Preventing Snow Shoveling and Snow Blowing Injuries

While nobody actually likes getting rid of snow from their driveways or roads, it’s not just a nuisance; Snow removal can actually be quite dangerous. According to the US Consumer Products Safety Commission, every year, more than 140,000 people end up in hospital emergency rooms and doctor’s offices for injuries sustained while removing snow and ice. The main types of injuries include sprains and straining of the back and shoulder as well as lacerations and finger amputations.

These injuries are often sustained because of people overextending themselves, putting additional stress on their hearts and aggravating other existing conditions. Other injuries are due to being inappropriately dressed for the cold weather, leading to hypothermia and falls due to ice, uneven surfaces and not wearing appropriate slip-resistant footwear.

The American Academy of Orthopaedic Surgeons (AAOS) offers the following suggestions for protecting yourself when removing snow:

Shovelling:

  • Warm-up your muscles with 10 minutes of exercise since shovelling can be a physically demanding activity.
  • Pace yourself, drink plenty of fluids and stop if you experience discomfort.
  • Use a shovel that is comfortable for your height and strength and space your hands on the grip for better leverage.
  • Try to push the snow instead of lifting if possible.
  • If you must lift the shovel, do it properly by squatting with legs apart, knees bent and back straight. Do not bend at the waist and lift with the legs. Small amounts of snow should be scooped rather than large amounts.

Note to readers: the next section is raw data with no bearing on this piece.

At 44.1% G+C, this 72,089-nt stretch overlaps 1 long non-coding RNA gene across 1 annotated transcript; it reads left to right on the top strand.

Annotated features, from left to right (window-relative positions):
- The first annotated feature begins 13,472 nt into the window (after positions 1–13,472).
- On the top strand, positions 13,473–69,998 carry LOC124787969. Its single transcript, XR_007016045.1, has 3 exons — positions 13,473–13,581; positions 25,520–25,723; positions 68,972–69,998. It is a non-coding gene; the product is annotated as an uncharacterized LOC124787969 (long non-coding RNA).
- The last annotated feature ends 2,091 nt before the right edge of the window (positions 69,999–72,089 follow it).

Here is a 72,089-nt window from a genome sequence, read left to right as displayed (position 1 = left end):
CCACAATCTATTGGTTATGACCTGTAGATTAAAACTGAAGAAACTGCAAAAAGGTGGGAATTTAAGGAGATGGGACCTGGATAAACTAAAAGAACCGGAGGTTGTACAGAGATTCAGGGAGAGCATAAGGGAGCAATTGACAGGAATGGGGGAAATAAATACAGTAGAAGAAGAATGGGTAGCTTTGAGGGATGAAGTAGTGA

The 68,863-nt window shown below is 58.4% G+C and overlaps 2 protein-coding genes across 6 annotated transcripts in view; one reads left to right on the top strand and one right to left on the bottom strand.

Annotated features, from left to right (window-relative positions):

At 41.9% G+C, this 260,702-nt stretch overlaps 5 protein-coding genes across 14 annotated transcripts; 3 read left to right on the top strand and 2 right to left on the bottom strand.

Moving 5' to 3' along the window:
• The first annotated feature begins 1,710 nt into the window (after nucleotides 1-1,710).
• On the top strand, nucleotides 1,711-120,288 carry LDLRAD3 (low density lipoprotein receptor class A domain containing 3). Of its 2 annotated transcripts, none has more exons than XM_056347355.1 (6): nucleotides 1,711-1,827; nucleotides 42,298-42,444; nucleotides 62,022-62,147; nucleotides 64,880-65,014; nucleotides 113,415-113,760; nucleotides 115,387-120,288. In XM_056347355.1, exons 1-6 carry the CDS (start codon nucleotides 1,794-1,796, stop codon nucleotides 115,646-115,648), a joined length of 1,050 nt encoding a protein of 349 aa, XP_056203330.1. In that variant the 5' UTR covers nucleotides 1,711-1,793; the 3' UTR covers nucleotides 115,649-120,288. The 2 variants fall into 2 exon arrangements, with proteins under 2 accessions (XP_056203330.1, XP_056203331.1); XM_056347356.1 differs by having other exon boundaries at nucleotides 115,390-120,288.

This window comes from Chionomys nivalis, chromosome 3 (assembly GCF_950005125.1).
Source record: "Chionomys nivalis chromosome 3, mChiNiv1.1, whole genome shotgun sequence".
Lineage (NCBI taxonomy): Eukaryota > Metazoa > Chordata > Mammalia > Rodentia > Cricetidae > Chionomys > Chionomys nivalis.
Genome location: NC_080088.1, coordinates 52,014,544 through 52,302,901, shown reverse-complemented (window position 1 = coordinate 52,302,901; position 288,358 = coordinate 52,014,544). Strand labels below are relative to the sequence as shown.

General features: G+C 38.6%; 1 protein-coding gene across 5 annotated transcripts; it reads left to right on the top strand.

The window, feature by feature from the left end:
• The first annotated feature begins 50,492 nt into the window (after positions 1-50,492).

• Do not throw the snow over your shoulder or to the side as this requires a twisting motion that will stress the back.

Snowblowing:

  • Never stick your hands in the snow blower, even if the snowblower jams. Stop the engine, wait at least 5 seconds and then use a solid object to clear the obstruction.
  • Be aware the motor and blades may recoil even if the machine has been turned off.
  • Do not leave the snowblower unattended when it is running.
  • Add fuel before starting the snow blower and never while it is in use.
  • Do not operate a snowblower in an enclosed area.
  • Stay away from the engine as it can very hot.
  • We aware of the snowblower’s power cord at all times.
  • Do not remove safety devices, shields or guards on switches, and keep hands and feet away from moving parts.
  • Never allow children to operate snowblowers.
  • Read the instruction manual and be familiar with the machine’s safety hazards and features.
  • Do not attempt to repair or maintain the machine without reading the instruction manual.

If you have existing conditions, make sure to check with your doctor before attempting this activity. Be cautious when getting rid of the snow and take heart in the fact that there is only a few months before the snow clears away and the temperature rises enough for you to put your snow removal tools in storage.

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